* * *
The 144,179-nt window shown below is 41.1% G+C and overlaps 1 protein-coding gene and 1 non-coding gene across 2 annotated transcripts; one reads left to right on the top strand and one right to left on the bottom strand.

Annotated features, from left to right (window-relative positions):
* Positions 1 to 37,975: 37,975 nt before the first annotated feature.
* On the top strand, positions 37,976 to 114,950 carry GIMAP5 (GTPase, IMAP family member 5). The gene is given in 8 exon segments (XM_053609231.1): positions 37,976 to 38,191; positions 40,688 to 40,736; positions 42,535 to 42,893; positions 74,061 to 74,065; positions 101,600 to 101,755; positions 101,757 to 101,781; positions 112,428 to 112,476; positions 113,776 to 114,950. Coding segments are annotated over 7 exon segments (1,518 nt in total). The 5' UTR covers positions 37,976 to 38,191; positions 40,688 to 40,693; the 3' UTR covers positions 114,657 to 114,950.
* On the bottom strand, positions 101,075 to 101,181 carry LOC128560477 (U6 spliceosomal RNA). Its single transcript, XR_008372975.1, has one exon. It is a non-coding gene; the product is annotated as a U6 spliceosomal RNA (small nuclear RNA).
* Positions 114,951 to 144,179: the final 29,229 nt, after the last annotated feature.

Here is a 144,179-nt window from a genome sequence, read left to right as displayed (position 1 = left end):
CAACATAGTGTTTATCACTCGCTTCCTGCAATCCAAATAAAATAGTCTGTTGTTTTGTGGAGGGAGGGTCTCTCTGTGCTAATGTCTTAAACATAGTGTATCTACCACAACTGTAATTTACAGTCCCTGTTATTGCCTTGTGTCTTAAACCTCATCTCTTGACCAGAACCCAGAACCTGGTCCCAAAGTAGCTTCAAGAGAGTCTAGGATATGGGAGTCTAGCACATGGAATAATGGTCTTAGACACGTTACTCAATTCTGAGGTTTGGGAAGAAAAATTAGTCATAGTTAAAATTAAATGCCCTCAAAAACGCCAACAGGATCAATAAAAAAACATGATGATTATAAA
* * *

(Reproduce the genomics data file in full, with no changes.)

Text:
The 144,179-nt window shown below is 41.1% G+C and overlaps 1 protein-coding gene and 1 non-coding gene across 2 annotated transcripts; one reads left to right on the top strand and one right to left on the bottom strand.

Annotated features, from left to right (window-relative positions):
* Positions 1 to 37,975: 37,975 nt before the first annotated feature.
* On the top strand, positions 37,976 to 114,950 carry GIMAP5 (GTPase, IMAP family member 5). The gene is given in 8 exon segments (XM_053609231.1): positions 37,976 to 38,191; positions 40,688 to 40,736; positions 42,535 to 42,893; positions 74,061 to 74,065; positions 101,600 to 101,755; positions 101,757 to 101,781; positions 112,428 to 112,476; positions 113,776 to 114,950. Coding segments are annotated over 7 exon segments (1,518 nt in total). The 5' UTR covers positions 37,976 to 38,191; positions 40,688 to 40,693; the 3' UTR covers positions 114,657 to 114,950.
* On the bottom strand, positions 101,075 to 101,181 carry LOC128560477 (U6 spliceosomal RNA). Its single transcript, XR_008372975.1, has one exon. It is a non-coding gene; the product is annotated as a U6 spliceosomal RNA (small nuclear RNA).
* Positions 114,951 to 144,179: the final 29,229 nt, after the last annotated feature.

Here is a 144,179-nt window from a genome sequence, read left to right as displayed (position 1 = left end):
CAACATAGTGTTTATCACTCGCTTCCTGCAATCCAAATAAAATAGTCTGTTGTTTTGTGGAGGGAGGGTCTCTCTGTGCTAATGTCTTAAACATAGTGTATCTACCACAACTGTAATTTACAGTCCCTGTTATTGCCTTGTGTCTTAAACCTCATCTCTTGACCAGAACCCAGAACCTGGTCCCAAAGTAGCTTCAAGAGAGTCTAGGATATGGGAGTCTAGCACATGGAATAATGGTCTTAGACACGTTACTCAATTCTGAGGTTTGGGAAGAAAAATTAGTCATAGTTAAAATTAAATGCCCTCAAAAACGCCAACAGGATCAATAAAAAAACATGATGATTATAAA